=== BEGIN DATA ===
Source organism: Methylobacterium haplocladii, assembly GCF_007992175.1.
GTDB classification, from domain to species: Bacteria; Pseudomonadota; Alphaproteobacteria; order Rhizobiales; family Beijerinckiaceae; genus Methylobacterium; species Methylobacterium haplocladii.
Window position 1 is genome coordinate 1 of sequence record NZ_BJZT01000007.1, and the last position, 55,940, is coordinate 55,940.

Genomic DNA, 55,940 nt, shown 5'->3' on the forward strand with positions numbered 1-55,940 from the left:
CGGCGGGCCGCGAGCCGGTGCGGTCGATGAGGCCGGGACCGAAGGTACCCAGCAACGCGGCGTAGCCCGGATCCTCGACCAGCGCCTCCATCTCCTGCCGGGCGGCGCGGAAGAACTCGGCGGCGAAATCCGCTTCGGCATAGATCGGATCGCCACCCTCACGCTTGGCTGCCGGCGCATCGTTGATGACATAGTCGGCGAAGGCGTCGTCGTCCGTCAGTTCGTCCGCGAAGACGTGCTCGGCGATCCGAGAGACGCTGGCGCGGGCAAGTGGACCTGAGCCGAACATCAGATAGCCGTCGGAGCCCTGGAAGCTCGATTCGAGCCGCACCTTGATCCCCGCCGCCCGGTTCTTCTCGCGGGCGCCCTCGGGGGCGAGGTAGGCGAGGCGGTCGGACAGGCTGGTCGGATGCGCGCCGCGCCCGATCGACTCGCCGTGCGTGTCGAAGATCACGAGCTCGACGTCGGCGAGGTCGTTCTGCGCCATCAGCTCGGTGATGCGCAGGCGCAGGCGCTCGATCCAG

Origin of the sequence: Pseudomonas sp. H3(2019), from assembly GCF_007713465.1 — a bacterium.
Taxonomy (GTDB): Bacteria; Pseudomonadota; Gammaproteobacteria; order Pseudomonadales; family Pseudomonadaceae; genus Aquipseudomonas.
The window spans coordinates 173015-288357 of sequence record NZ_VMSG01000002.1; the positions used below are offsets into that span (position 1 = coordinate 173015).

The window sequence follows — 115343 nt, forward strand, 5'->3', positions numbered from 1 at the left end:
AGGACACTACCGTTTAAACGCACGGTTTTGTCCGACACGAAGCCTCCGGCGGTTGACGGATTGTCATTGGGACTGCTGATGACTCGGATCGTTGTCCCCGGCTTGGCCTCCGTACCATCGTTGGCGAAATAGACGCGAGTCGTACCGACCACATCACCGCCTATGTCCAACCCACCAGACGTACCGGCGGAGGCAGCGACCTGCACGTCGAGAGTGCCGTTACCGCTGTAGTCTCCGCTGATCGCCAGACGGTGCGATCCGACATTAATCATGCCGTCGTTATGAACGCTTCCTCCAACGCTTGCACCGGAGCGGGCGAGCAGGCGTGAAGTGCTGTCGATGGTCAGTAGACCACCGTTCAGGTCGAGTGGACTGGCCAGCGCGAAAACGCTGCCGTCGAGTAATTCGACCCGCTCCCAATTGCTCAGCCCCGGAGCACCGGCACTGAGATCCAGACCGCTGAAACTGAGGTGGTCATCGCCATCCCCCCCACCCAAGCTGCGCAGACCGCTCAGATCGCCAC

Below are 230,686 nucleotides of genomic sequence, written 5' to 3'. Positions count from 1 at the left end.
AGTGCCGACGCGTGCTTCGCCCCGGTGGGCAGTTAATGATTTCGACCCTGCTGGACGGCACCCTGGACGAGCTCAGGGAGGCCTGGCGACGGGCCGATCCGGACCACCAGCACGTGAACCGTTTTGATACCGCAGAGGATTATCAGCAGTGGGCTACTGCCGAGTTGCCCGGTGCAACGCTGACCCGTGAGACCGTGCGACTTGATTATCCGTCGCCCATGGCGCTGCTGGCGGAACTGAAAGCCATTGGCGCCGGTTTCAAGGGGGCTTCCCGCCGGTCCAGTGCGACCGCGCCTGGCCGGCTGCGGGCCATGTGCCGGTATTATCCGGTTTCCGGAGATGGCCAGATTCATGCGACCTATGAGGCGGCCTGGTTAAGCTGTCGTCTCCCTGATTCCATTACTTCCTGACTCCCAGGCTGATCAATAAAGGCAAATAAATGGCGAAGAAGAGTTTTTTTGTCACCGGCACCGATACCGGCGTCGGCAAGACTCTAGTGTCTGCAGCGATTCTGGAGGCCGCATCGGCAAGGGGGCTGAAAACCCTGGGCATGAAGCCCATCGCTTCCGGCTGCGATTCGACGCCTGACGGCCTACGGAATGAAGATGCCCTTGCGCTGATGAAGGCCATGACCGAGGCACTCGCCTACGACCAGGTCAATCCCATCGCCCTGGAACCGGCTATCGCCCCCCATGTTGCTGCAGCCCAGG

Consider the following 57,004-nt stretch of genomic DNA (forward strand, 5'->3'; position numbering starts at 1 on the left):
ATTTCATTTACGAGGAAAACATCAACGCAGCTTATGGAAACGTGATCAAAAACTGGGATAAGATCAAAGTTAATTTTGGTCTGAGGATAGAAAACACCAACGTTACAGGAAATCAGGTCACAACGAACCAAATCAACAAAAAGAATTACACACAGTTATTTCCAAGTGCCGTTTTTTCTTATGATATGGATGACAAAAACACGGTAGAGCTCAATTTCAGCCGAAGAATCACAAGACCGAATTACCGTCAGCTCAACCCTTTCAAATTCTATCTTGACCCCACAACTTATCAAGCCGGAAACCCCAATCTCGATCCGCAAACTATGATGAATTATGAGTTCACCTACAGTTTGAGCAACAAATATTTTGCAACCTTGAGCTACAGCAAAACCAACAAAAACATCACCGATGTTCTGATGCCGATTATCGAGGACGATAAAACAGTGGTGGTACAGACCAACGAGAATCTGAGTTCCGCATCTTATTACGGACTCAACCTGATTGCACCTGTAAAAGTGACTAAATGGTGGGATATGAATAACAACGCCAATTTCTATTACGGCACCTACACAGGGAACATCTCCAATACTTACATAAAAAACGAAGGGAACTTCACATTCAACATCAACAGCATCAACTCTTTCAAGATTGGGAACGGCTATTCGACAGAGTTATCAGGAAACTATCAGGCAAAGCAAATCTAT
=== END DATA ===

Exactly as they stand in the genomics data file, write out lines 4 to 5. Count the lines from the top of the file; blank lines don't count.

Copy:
Genomic DNA, 55,940 nt, shown 5'->3' on the forward strand with positions numbered 1-55,940 from the left:
CGGCGGGCCGCGAGCCGGTGCGGTCGATGAGGCCGGGACCGAAGGTACCCAGCAACGCGGCGTAGCCCGGATCCTCGACCAGCGCCTCCATCTCCTGCCGGGCGGCGCGGAAGAACTCGGCGGCGAAATCCGCTTCGGCATAGATCGGATCGCCACCCTCACGCTTGGCTGCCGGCGCATCGTTGATGACATAGTCGGCGAAGGCGTCGTCGTCCGTCAGTTCGTCCGCGAAGACGTGCTCGGCGATCCGAGAGACGCTGGCGCGGGCAAGTGGACCTGAGCCGAACATCAGATAGCCGTCGGAGCCCTGGAAGCTCGATTCGAGCCGCACCTTGATCCCCGCCGCCCGGTTCTTCTCGCGGGCGCCCTCGGGGGCGAGGTAGGCGAGGCGGTCGGACAGGCTGGTCGGATGCGCGCCGCGCCCGATCGACTCGCCGTGCGTGTCGAAGATCACGAGCTCGACGTCGGCGAGGTCGTTCTGCGCCATCAGCTCGGTGATGCGCAGGCGCAGGCGCTCGATCCAG